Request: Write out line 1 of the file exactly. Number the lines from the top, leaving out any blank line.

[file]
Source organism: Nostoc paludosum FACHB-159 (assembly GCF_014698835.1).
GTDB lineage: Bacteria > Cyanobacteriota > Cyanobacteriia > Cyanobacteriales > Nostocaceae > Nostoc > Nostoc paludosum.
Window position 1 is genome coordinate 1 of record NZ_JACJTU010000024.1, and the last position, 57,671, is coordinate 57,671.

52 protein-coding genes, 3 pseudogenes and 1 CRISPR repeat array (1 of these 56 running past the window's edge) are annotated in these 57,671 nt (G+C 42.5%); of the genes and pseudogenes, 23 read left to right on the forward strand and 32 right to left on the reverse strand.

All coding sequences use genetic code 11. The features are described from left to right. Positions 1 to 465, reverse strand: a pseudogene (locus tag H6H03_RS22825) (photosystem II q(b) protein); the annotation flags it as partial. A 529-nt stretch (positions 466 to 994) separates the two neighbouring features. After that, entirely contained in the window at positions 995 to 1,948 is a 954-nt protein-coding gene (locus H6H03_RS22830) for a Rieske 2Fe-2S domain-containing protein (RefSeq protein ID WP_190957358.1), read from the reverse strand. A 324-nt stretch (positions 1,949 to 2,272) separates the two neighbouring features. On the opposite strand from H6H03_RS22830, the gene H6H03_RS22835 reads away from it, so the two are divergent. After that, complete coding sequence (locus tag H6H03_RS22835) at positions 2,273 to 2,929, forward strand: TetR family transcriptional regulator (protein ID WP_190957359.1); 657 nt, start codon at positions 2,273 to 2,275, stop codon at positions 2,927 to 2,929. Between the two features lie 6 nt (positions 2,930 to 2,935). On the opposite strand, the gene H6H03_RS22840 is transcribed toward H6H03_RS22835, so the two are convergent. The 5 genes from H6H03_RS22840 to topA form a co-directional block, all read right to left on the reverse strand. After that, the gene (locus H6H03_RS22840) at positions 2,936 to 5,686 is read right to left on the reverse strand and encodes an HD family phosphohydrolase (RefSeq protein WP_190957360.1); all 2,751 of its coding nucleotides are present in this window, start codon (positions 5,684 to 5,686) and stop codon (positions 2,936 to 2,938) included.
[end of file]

Source organism: Nostoc paludosum FACHB-159 (assembly GCF_014698835.1).